Backpacker Camps During Rain Season in the Faroe Islands

Who knew all tents weren’t waterproof?

Photo by Annie Spratt on Unsplash

** Republished from 2017 **


When I woke up, the tent was on top of me — almost literally. The wind was howling atop Loysingafjall Mountain almost 2,000 feet above sea level.

I’m surprised our children’s play tent had withstood the wind to that point. Surely, it would not be long before the force of the gusts would snap one of the structural rods.

I was in the tent, curled in a ball, trying to avoid the water moat that had became standing water on the inside of all four walls. I had learned the hard way that not all tents are waterproof (I’m an idiot, I already knew that, though).

The wind sounded cold outside, but, at least, I was for the most part protected. As I was laying in my sleeping bag, I started dreading the fact that I wasn’t cozied up underneath three layers of feathery-soft, thick comforters watching Netflix in the comfort of my own home.

The reality of my situation was that I’d need to get out of my warm sleeping bag, open up the tent door to the cold wind blowing, and accept that I was going to be soaking wet from the rainstorm by seven o’clock in the morning.


An otherwise perfect camp experience ruined

It was the perfect evening. We had just hiked for the majority of the day up in the mountains around the town of Vestmanna in the Faroe Islands. We hadn’t seen another human being since we left the town’s limits four hours prior.

I was hiking barefoot and talking to Faroese sheep; hopping creeks, drinking from fresh mountain streams, and rolling in the soft Faroese grass. I was really soaking up the outdoor adventure vibe.

My friend, Kim, and I had been scouting out good camp spots for the past half hour or so. We had been out in it for the past three days and were starting to understand Faroese weather tendencies (the tendency is there are no tendencies) and what kind of camping spot we needed to find out in the wild.

We found the perfect spot just in time to set up camp and enjoy a sunset right in front of us. It was only us and the sheep. There was nobody within miles. I danced around our camp stove and put on a concert for every fish that swam in the mountain lake that our camp spot overlooked. I felt pure bliss.

I got in my cozy, cold-weathered sleeping bag and checked the nightly weather forecast once more before closing my eyes. I fell asleep to a still night, stars partially out — which is a rarity in the overcast Faroe Islands, with the sounds of Pink Floyd filling the calm silence in my mind.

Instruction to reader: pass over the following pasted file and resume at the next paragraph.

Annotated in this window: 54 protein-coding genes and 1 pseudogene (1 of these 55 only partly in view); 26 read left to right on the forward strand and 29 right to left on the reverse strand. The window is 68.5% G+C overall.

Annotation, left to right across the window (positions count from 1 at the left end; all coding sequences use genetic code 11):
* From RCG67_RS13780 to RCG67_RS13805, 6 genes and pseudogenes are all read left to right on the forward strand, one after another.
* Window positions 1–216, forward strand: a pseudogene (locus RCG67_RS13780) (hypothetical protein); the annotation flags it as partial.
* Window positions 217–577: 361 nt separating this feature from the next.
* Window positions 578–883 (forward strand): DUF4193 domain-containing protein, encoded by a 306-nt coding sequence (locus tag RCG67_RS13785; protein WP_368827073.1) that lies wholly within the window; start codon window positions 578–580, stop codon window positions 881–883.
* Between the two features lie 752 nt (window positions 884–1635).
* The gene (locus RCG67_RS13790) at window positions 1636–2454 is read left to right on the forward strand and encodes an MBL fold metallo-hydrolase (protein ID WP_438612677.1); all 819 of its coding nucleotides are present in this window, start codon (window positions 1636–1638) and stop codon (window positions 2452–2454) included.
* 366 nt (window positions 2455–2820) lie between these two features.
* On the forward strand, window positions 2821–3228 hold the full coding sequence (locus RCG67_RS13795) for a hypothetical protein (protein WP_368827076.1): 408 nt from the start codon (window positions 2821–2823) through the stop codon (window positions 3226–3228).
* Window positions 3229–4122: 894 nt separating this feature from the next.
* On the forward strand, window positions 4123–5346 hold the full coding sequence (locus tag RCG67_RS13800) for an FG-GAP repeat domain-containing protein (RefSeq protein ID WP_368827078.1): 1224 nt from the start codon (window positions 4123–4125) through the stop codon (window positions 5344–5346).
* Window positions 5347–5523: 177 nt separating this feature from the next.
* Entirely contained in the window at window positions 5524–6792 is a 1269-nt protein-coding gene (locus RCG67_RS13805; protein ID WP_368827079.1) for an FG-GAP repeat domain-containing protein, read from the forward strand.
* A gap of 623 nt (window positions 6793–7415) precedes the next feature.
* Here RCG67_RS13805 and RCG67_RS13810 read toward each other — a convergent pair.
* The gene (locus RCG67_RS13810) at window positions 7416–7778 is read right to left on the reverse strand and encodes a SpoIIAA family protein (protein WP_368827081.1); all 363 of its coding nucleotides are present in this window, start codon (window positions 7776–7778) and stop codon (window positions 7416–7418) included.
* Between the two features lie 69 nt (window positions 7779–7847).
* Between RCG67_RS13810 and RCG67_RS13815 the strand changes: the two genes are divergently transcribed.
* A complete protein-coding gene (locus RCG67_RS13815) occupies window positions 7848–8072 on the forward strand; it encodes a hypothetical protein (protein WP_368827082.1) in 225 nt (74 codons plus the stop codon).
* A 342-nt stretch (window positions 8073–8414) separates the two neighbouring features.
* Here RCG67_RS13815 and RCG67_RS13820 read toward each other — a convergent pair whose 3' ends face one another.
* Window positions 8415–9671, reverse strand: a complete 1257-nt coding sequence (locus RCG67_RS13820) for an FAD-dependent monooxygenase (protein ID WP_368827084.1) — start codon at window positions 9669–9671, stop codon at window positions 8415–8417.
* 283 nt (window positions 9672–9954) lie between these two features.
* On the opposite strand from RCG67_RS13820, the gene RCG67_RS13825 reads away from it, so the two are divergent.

Nothing can describe my feeling when I heard the first wave of rain slap our tent around five o’clock the next morning. Up in the mountains, the rain blows in the strong wind, often bringing short waves of rain every other second. This is the worst kind of rain, especially when it’s less than fifty degrees outside in the early morning.

I stayed in my tent; in denial that it was actually raining. The forecast still called for a clear morning, so I laid awake, waiting for the rain to stop. Meanwhile, I felt the wind start to pick up and the floor of the tent started to get moist. Our heavy backpacks lay in each corner of the tent acting as the stakes that I didn’t pack.

For two hours, we waited; telling ourselves every other five minutes that the rain was bound to stop soon. At one point, it wasn’t denial anymore because we accepted our fucked reality; we were just lazy.

When I finally started to motion towards a quick camp clean-up and scurry down the unknown part of the slippery mountain, I started getting frustrated.

I exited the tent to an immediate burst slap of cool rainwater to the face as if it was telling me, “Good morning, Fucker”.

I started yelling over the thudding rain on our rain jackets and Kim probably took it as anger towards her. The way the wind was making the rainfall sideways and the fast-paced clean-up and loud tone of voice reminded me of a scene straight from the script of “The Perfect Storm”.

Even if it didn’t seem like it as we were getting annihilated by rain, we probably set the world record for the quickest camp tear down. We had to get down the mountain in this shit and I was having what some may call a bad morning.

We weren’t even sure how far Vestmanna was from us and if there was a proper hiking trail or if we’d have to carefully make our way down the slippery slope without a trail. Luckily, we managed to make it down safely as the rain seemed to lighten up soon after we got all packed up — go figure.

What turned into a relaxing, rainy Sunday morning at a small Faroese café started as a morning from hell. Luckily, we eventually made it to a road where we hitched a ride in the rain back to Vestmanna.


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** This article was originally published at www.adamcheshier.com **


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